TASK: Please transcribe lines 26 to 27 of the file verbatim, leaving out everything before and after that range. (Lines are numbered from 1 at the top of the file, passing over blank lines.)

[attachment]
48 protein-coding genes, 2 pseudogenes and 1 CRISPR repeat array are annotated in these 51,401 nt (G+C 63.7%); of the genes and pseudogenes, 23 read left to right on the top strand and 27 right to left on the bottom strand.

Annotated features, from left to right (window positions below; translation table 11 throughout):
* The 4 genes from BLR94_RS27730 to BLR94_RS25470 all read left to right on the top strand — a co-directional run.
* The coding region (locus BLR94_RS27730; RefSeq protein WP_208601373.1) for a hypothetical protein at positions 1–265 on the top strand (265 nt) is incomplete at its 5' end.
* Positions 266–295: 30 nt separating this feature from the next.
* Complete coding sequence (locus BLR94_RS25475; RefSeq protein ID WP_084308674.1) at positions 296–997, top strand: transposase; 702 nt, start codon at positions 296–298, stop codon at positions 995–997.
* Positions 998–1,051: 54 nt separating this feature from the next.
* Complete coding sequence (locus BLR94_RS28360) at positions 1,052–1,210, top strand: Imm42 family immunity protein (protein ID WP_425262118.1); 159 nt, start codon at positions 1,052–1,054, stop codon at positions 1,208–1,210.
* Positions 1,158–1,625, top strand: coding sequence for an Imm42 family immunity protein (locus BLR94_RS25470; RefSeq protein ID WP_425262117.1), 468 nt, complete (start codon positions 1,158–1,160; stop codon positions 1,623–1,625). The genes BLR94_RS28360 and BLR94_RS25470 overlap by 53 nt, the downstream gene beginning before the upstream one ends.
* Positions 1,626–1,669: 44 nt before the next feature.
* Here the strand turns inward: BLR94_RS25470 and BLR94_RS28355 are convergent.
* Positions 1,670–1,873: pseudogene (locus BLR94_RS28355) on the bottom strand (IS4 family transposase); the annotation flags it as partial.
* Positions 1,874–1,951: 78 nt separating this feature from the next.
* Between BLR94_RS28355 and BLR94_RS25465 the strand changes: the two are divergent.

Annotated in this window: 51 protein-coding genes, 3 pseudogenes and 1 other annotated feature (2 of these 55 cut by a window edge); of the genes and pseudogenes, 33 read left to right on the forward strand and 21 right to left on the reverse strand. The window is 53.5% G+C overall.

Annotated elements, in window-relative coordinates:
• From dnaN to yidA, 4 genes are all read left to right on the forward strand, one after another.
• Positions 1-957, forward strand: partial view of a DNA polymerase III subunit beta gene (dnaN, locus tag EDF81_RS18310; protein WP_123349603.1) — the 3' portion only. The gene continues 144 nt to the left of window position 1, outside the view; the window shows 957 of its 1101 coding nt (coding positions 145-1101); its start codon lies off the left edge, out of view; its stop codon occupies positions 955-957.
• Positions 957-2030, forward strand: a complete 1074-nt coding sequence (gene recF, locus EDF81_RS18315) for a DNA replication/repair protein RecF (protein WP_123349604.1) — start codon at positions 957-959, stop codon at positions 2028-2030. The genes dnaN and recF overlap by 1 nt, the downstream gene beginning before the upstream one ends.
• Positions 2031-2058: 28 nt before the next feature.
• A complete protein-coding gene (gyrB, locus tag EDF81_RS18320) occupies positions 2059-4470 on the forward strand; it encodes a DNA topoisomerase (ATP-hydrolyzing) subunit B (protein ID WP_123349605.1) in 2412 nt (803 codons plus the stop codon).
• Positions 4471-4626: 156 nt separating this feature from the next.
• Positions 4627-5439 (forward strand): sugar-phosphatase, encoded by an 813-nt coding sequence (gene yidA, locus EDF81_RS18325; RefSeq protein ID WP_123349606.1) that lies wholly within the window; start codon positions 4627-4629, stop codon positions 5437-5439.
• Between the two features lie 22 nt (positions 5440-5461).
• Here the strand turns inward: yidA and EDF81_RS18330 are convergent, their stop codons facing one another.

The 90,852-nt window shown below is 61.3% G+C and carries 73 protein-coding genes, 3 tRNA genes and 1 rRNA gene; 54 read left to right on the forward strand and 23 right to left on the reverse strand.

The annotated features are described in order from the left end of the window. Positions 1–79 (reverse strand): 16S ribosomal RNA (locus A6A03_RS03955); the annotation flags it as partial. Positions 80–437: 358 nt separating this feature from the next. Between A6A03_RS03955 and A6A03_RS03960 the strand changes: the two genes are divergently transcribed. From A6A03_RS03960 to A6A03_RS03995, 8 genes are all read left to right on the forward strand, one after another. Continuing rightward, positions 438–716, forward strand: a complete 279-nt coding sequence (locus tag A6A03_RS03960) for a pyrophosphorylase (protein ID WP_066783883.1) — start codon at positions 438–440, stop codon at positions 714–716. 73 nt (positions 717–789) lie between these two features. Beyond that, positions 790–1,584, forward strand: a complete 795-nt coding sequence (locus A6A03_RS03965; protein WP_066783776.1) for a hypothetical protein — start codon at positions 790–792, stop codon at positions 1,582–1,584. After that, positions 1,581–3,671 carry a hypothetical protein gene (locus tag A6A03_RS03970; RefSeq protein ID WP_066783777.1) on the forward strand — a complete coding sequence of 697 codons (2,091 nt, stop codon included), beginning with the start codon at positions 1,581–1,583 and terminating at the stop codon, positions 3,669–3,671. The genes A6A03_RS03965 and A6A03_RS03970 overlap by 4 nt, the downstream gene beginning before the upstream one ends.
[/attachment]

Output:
The 90,852-nt window shown below is 61.3% G+C and carries 73 protein-coding genes, 3 tRNA genes and 1 rRNA gene; 54 read left to right on the forward strand and 23 right to left on the reverse strand.

The annotated features are described in order from the left end of the window. Positions 1–79 (reverse strand): 16S ribosomal RNA (locus A6A03_RS03955); the annotation flags it as partial. Positions 80–437: 358 nt separating this feature from the next. Between A6A03_RS03955 and A6A03_RS03960 the strand changes: the two genes are divergently transcribed. From A6A03_RS03960 to A6A03_RS03995, 8 genes are all read left to right on the forward strand, one after another. Continuing rightward, positions 438–716, forward strand: a complete 279-nt coding sequence (locus tag A6A03_RS03960) for a pyrophosphorylase (protein ID WP_066783883.1) — start codon at positions 438–440, stop codon at positions 714–716. 73 nt (positions 717–789) lie between these two features. Beyond that, positions 790–1,584, forward strand: a complete 795-nt coding sequence (locus A6A03_RS03965; protein WP_066783776.1) for a hypothetical protein — start codon at positions 790–792, stop codon at positions 1,582–1,584. After that, positions 1,581–3,671 carry a hypothetical protein gene (locus tag A6A03_RS03970; RefSeq protein ID WP_066783777.1) on the forward strand — a complete coding sequence of 697 codons (2,091 nt, stop codon included), beginning with the start codon at positions 1,581–1,583 and terminating at the stop codon, positions 3,669–3,671. The genes A6A03_RS03965 and A6A03_RS03970 overlap by 4 nt, the downstream gene beginning before the upstream one ends.